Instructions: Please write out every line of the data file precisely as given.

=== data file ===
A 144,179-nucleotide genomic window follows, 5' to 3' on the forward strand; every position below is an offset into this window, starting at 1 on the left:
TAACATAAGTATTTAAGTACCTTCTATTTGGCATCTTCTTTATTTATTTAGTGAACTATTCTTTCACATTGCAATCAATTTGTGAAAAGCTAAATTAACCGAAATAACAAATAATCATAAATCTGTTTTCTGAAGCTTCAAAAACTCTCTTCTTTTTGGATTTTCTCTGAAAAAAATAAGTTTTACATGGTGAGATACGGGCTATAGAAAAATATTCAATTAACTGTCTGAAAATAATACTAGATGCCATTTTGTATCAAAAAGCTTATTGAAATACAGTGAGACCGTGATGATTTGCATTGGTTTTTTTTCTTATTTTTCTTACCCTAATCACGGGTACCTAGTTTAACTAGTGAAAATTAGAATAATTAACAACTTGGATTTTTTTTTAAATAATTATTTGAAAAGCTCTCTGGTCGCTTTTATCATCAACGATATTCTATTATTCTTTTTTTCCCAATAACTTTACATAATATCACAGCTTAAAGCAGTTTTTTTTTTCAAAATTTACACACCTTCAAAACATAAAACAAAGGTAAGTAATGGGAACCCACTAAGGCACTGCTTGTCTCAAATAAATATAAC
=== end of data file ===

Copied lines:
A 144,179-nucleotide genomic window follows, 5' to 3' on the forward strand; every position below is an offset into this window, starting at 1 on the left:
TAACATAAGTATTTAAGTACCTTCTATTTGGCATCTTCTTTATTTATTTAGTGAACTATTCTTTCACATTGCAATCAATTTGTGAAAAGCTAAATTAACCGAAATAACAAATAATCATAAATCTGTTTTCTGAAGCTTCAAAAACTCTCTTCTTTTTGGATTTTCTCTGAAAAAAATAAGTTTTACATGGTGAGATACGGGCTATAGAAAAATATTCAATTAACTGTCTGAAAATAATACTAGATGCCATTTTGTATCAAAAAGCTTATTGAAATACAGTGAGACCGTGATGATTTGCATTGGTTTTTTTTCTTATTTTTCTTACCCTAATCACGGGTACCTAGTTTAACTAGTGAAAATTAGAATAATTAACAACTTGGATTTTTTTTTAAATAATTATTTGAAAAGCTCTCTGGTCGCTTTTATCATCAACGATATTCTATTATTCTTTTTTTCCCAATAACTTTACATAATATCACAGCTTAAAGCAGTTTTTTTTTTCAAAATTTACACACCTTCAAAACATAAAACAAAGGTAAGTAATGGGAACCCACTAAGGCACTGCTTGTCTCAAATAAATATAAC